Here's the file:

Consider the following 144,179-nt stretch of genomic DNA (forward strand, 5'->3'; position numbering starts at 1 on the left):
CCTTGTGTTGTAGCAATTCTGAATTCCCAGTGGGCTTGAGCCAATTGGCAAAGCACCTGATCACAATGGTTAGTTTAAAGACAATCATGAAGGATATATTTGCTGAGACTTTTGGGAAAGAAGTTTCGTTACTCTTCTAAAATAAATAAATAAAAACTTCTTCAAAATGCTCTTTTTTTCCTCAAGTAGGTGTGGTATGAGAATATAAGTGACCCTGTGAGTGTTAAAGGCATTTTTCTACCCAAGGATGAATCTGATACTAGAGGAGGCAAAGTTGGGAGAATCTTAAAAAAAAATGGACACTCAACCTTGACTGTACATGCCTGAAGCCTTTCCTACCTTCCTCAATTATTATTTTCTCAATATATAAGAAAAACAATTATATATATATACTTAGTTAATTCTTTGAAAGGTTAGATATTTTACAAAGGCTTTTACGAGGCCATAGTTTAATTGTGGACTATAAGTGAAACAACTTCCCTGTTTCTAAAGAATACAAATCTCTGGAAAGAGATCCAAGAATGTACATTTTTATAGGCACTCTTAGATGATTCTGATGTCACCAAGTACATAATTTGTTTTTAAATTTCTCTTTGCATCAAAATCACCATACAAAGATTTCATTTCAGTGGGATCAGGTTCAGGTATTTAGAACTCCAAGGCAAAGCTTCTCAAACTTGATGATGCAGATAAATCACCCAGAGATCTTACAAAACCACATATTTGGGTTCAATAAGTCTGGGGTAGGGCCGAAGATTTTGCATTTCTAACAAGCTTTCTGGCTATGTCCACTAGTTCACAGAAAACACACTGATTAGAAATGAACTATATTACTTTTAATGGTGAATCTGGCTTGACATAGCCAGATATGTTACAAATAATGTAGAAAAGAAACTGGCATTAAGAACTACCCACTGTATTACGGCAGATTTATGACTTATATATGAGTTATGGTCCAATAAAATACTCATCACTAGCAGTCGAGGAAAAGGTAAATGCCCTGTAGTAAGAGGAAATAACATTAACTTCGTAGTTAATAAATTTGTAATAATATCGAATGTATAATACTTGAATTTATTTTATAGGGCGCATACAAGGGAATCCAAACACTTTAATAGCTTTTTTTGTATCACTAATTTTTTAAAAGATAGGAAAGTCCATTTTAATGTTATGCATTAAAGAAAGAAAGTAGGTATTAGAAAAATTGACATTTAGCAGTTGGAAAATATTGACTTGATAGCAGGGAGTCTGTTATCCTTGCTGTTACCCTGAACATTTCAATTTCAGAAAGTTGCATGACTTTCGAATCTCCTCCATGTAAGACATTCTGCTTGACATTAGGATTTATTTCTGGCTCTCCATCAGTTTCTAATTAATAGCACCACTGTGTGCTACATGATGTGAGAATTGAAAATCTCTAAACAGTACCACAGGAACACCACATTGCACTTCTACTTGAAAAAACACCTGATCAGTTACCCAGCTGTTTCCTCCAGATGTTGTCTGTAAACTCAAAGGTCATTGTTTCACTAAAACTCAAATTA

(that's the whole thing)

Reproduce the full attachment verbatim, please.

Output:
Consider the following 144,179-nt stretch of genomic DNA (forward strand, 5'->3'; position numbering starts at 1 on the left):
CCTTGTGTTGTAGCAATTCTGAATTCCCAGTGGGCTTGAGCCAATTGGCAAAGCACCTGATCACAATGGTTAGTTTAAAGACAATCATGAAGGATATATTTGCTGAGACTTTTGGGAAAGAAGTTTCGTTACTCTTCTAAAATAAATAAATAAAAACTTCTTCAAAATGCTCTTTTTTTCCTCAAGTAGGTGTGGTATGAGAATATAAGTGACCCTGTGAGTGTTAAAGGCATTTTTCTACCCAAGGATGAATCTGATACTAGAGGAGGCAAAGTTGGGAGAATCTTAAAAAAAAATGGACACTCAACCTTGACTGTACATGCCTGAAGCCTTTCCTACCTTCCTCAATTATTATTTTCTCAATATATAAGAAAAACAATTATATATATATACTTAGTTAATTCTTTGAAAGGTTAGATATTTTACAAAGGCTTTTACGAGGCCATAGTTTAATTGTGGACTATAAGTGAAACAACTTCCCTGTTTCTAAAGAATACAAATCTCTGGAAAGAGATCCAAGAATGTACATTTTTATAGGCACTCTTAGATGATTCTGATGTCACCAAGTACATAATTTGTTTTTAAATTTCTCTTTGCATCAAAATCACCATACAAAGATTTCATTTCAGTGGGATCAGGTTCAGGTATTTAGAACTCCAAGGCAAAGCTTCTCAAACTTGATGATGCAGATAAATCACCCAGAGATCTTACAAAACCACATATTTGGGTTCAATAAGTCTGGGGTAGGGCCGAAGATTTTGCATTTCTAACAAGCTTTCTGGCTATGTCCACTAGTTCACAGAAAACACACTGATTAGAAATGAACTATATTACTTTTAATGGTGAATCTGGCTTGACATAGCCAGATATGTTACAAATAATGTAGAAAAGAAACTGGCATTAAGAACTACCCACTGTATTACGGCAGATTTATGACTTATATATGAGTTATGGTCCAATAAAATACTCATCACTAGCAGTCGAGGAAAAGGTAAATGCCCTGTAGTAAGAGGAAATAACATTAACTTCGTAGTTAATAAATTTGTAATAATATCGAATGTATAATACTTGAATTTATTTTATAGGGCGCATACAAGGGAATCCAAACACTTTAATAGCTTTTTTTGTATCACTAATTTTTTAAAAGATAGGAAAGTCCATTTTAATGTTATGCATTAAAGAAAGAAAGTAGGTATTAGAAAAATTGACATTTAGCAGTTGGAAAATATTGACTTGATAGCAGGGAGTCTGTTATCCTTGCTGTTACCCTGAACATTTCAATTTCAGAAAGTTGCATGACTTTCGAATCTCCTCCATGTAAGACATTCTGCTTGACATTAGGATTTATTTCTGGCTCTCCATCAGTTTCTAATTAATAGCACCACTGTGTGCTACATGATGTGAGAATTGAAAATCTCTAAACAGTACCACAGGAACACCACATTGCACTTCTACTTGAAAAAACACCTGATCAGTTACCCAGCTGTTTCCTCCAGATGTTGTCTGTAAACTCAAAGGTCATTGTTTCACTAAAACTCAAATTA